Mark Higginson

How attention flows on the web


05 December 2011

Commercial publishers are the black holes of the web.

There are countless examples of this, but here is one a couple of friends highlighted earlier today:

Luxury sports cars in costly Japan highway pile-up (via the BBC) Ferraris destroyed in costly Japan motorway pile-up (via The Guardian)

The Guardian article cites NTV as a source but neither major news hub provides any links to source material where the interested rubbernecker can follow things up.

Compare this to Jalopnik’s post: Massive Japanese crash claims eight Ferraris, three Benzes, and a Lamborghini. The post contains an embedded YouTube video from Asahi News as well as links to additional coverage.

Ferrari pile-up

Photo from @cancim95 via Jalopnik

The web allows us to do more than simply regurgitate other people’s posts as our own yet the idea of linking out, a fundamental principle of being a good web citizen, sticks in the craw of traditional media outlets. This is why I refer to such hubs as ‘black holes’; you can only detect them by the links going in and there’s a complete absence of anything coming out.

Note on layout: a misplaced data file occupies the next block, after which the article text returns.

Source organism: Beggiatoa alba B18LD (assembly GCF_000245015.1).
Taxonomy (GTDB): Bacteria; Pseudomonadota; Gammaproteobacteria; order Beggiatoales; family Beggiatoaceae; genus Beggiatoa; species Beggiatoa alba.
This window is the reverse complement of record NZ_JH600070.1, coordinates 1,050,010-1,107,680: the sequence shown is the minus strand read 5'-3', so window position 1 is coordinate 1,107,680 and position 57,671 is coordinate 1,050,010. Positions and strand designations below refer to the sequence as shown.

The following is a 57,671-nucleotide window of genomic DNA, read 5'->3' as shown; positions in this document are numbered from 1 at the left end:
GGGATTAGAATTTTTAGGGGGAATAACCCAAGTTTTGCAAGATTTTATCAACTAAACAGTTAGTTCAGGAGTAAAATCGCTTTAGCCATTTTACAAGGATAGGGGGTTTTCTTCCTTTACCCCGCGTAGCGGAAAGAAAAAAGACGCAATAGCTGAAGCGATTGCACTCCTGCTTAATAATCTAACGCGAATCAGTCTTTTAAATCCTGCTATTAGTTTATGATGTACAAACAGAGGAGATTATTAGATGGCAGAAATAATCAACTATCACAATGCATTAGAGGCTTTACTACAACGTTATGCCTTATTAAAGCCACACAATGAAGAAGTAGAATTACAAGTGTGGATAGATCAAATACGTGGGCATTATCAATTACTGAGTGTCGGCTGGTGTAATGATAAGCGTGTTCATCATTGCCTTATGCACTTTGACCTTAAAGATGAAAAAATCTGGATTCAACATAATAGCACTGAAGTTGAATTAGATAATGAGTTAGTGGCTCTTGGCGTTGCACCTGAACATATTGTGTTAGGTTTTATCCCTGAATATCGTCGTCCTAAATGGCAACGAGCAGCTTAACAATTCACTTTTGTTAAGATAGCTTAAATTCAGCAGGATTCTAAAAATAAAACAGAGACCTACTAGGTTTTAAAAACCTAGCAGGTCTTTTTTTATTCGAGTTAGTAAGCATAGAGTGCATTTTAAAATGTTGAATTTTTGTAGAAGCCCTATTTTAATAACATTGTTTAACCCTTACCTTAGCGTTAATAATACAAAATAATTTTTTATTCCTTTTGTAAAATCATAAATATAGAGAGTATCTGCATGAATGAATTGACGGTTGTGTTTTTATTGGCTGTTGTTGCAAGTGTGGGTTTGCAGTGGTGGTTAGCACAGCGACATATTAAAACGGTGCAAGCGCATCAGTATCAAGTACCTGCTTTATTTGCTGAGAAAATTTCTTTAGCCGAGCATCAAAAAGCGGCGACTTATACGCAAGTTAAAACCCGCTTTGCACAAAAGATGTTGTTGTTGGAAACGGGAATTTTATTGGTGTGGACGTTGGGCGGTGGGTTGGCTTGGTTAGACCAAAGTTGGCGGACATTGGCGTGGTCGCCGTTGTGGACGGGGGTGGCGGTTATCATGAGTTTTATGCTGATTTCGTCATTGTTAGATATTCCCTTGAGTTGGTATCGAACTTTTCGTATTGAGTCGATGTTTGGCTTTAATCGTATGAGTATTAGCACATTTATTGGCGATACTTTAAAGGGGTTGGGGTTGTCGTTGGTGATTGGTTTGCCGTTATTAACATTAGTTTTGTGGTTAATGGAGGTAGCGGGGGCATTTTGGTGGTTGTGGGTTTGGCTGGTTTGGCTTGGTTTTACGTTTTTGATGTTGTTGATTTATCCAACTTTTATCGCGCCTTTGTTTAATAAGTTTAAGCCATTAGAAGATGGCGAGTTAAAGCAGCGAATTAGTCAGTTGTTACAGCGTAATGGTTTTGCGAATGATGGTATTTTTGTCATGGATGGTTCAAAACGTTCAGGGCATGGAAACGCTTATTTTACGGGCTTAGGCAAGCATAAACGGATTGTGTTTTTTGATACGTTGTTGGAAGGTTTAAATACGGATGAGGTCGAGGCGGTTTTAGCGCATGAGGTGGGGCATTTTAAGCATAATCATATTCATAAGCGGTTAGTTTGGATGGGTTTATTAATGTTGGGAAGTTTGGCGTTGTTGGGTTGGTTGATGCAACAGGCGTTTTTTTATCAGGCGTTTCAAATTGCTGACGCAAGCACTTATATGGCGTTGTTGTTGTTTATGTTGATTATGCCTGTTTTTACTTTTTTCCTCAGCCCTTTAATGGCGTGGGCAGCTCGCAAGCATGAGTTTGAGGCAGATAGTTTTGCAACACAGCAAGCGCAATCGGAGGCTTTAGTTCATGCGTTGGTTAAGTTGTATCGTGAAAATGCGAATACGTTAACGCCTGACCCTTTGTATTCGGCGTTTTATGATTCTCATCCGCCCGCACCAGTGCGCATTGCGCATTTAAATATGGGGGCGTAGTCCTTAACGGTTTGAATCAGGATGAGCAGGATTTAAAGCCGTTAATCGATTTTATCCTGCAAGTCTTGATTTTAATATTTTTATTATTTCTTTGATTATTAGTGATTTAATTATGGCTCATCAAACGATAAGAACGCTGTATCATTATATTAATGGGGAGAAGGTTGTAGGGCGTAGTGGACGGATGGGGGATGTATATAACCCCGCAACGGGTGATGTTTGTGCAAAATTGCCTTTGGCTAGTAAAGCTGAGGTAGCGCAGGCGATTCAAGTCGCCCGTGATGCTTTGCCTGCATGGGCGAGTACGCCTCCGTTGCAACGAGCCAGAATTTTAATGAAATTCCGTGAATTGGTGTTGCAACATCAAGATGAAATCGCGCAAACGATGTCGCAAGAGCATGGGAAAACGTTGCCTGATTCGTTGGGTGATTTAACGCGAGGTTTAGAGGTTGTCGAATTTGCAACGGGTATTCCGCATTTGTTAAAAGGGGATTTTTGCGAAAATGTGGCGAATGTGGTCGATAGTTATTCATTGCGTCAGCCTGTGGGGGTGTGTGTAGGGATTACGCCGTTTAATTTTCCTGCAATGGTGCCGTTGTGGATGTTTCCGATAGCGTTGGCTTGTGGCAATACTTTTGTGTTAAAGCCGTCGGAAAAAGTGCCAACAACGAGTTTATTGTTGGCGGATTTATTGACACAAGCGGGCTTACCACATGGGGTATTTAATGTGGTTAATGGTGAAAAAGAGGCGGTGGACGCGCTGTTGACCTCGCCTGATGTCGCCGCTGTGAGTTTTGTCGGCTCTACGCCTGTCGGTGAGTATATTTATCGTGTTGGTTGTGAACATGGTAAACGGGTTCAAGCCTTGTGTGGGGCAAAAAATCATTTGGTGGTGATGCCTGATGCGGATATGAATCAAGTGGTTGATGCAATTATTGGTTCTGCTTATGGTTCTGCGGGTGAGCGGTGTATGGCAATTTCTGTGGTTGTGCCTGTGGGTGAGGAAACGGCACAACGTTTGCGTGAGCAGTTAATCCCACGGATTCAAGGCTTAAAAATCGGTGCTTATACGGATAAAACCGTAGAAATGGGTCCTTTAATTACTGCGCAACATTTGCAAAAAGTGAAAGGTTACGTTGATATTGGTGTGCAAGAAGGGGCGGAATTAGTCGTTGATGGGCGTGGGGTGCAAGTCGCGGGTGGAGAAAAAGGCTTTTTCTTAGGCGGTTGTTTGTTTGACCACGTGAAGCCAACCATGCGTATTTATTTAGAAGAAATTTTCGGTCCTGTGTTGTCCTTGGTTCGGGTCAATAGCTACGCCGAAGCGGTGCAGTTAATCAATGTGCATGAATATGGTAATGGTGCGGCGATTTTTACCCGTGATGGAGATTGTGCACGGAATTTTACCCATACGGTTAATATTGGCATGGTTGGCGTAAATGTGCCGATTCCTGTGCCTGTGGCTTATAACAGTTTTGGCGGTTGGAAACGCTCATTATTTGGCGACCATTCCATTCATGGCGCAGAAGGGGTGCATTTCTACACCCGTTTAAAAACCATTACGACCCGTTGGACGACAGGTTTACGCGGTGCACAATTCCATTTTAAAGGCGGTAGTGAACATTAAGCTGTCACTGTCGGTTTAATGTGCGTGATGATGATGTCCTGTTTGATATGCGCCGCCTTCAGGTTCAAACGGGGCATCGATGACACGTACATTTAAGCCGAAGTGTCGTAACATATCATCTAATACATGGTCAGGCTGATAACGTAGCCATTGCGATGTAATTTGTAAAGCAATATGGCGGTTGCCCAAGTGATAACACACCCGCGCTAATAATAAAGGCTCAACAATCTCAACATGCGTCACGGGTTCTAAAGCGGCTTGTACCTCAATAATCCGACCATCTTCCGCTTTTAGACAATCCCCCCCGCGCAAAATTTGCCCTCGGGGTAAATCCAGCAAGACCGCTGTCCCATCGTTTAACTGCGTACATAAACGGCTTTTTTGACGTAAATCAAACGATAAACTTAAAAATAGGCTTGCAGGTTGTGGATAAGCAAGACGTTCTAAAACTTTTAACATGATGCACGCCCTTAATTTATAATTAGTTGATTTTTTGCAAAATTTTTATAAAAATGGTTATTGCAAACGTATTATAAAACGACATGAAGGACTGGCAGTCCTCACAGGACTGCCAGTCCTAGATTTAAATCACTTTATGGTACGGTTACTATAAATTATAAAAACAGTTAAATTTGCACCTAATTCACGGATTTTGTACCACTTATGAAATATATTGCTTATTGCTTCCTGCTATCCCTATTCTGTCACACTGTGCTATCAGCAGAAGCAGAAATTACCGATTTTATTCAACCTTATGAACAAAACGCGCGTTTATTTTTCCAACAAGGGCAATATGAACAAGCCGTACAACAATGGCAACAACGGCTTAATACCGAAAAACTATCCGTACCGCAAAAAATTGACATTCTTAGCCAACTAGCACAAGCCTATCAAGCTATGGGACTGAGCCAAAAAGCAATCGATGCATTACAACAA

This is an inevitable function of the commercial pattern these sites follow. Their audience is the product they have to monetise, i.e. by selling this data to advertisers in some shape or form. They believe that links out become leaks where attention can seep away and thus money evaporate.

Compare all of the above to the post on Metafilter: Eight Ferraris and one Lamborghini … in a $4 million pileup. Obviously this site follows a different pattern but the aggregated benefit of having a carefully selected link and 46 comments, which also supply supporting information for the person wanting to find out more is clear.

Let me know what you think on Twitter